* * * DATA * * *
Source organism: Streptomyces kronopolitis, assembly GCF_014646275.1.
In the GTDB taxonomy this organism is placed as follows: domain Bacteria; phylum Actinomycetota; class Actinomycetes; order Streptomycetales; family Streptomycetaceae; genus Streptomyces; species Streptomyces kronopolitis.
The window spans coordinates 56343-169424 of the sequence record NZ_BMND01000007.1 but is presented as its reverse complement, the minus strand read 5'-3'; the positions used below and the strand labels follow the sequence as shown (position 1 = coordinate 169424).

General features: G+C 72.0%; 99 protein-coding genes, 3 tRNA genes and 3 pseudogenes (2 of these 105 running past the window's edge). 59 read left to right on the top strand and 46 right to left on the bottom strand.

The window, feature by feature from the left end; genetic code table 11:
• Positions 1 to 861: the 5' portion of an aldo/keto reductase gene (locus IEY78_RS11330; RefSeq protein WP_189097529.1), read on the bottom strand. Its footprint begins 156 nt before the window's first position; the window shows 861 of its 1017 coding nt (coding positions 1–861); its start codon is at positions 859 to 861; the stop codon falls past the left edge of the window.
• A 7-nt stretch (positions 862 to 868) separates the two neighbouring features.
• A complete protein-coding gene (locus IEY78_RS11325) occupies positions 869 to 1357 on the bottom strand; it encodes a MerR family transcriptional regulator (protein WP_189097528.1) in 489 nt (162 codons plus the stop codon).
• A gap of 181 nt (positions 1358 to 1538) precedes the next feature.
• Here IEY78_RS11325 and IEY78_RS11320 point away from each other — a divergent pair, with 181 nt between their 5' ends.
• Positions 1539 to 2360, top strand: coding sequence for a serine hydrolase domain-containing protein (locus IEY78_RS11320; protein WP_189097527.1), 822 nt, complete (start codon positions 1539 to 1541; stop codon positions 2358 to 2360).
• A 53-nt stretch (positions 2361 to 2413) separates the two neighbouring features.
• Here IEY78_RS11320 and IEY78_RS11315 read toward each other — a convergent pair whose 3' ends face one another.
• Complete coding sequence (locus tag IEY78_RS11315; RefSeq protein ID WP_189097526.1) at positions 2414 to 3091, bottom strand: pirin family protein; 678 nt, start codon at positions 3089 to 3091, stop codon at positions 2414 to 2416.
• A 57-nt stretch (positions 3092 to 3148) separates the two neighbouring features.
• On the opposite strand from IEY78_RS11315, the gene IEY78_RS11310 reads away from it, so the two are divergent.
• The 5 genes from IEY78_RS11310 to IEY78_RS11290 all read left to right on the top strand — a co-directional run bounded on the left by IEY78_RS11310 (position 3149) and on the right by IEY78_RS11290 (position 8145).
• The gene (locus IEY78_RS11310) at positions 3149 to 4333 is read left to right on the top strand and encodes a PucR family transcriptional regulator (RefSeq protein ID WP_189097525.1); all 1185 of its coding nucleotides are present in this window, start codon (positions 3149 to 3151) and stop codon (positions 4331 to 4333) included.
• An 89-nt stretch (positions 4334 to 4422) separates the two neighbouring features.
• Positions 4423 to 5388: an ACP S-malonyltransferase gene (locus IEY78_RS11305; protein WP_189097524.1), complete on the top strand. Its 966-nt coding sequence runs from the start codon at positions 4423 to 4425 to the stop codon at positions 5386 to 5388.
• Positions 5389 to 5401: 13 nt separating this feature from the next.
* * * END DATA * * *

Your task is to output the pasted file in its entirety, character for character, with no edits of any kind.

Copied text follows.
Source organism: Streptomyces kronopolitis, assembly GCF_014646275.1.
In the GTDB taxonomy this organism is placed as follows: domain Bacteria; phylum Actinomycetota; class Actinomycetes; order Streptomycetales; family Streptomycetaceae; genus Streptomyces; species Streptomyces kronopolitis.
The window spans coordinates 56343-169424 of the sequence record NZ_BMND01000007.1 but is presented as its reverse complement, the minus strand read 5'-3'; the positions used below and the strand labels follow the sequence as shown (position 1 = coordinate 169424).

General features: G+C 72.0%; 99 protein-coding genes, 3 tRNA genes and 3 pseudogenes (2 of these 105 running past the window's edge). 59 read left to right on the top strand and 46 right to left on the bottom strand.

The window, feature by feature from the left end; genetic code table 11:
• Positions 1 to 861: the 5' portion of an aldo/keto reductase gene (locus IEY78_RS11330; RefSeq protein WP_189097529.1), read on the bottom strand. Its footprint begins 156 nt before the window's first position; the window shows 861 of its 1017 coding nt (coding positions 1–861); its start codon is at positions 859 to 861; the stop codon falls past the left edge of the window.
• A 7-nt stretch (positions 862 to 868) separates the two neighbouring features.
• A complete protein-coding gene (locus IEY78_RS11325) occupies positions 869 to 1357 on the bottom strand; it encodes a MerR family transcriptional regulator (protein WP_189097528.1) in 489 nt (162 codons plus the stop codon).
• A gap of 181 nt (positions 1358 to 1538) precedes the next feature.
• Here IEY78_RS11325 and IEY78_RS11320 point away from each other — a divergent pair, with 181 nt between their 5' ends.
• Positions 1539 to 2360, top strand: coding sequence for a serine hydrolase domain-containing protein (locus IEY78_RS11320; protein WP_189097527.1), 822 nt, complete (start codon positions 1539 to 1541; stop codon positions 2358 to 2360).
• A 53-nt stretch (positions 2361 to 2413) separates the two neighbouring features.
• Here IEY78_RS11320 and IEY78_RS11315 read toward each other — a convergent pair whose 3' ends face one another.
• Complete coding sequence (locus tag IEY78_RS11315; RefSeq protein ID WP_189097526.1) at positions 2414 to 3091, bottom strand: pirin family protein; 678 nt, start codon at positions 3089 to 3091, stop codon at positions 2414 to 2416.
• A 57-nt stretch (positions 3092 to 3148) separates the two neighbouring features.
• On the opposite strand from IEY78_RS11315, the gene IEY78_RS11310 reads away from it, so the two are divergent.
• The 5 genes from IEY78_RS11310 to IEY78_RS11290 all read left to right on the top strand — a co-directional run bounded on the left by IEY78_RS11310 (position 3149) and on the right by IEY78_RS11290 (position 8145).
• The gene (locus IEY78_RS11310) at positions 3149 to 4333 is read left to right on the top strand and encodes a PucR family transcriptional regulator (RefSeq protein ID WP_189097525.1); all 1185 of its coding nucleotides are present in this window, start codon (positions 3149 to 3151) and stop codon (positions 4331 to 4333) included.
• An 89-nt stretch (positions 4334 to 4422) separates the two neighbouring features.
• Positions 4423 to 5388: an ACP S-malonyltransferase gene (locus IEY78_RS11305; protein WP_189097524.1), complete on the top strand. Its 966-nt coding sequence runs from the start codon at positions 4423 to 4425 to the stop codon at positions 5386 to 5388.
• Positions 5389 to 5401: 13 nt separating this feature from the next.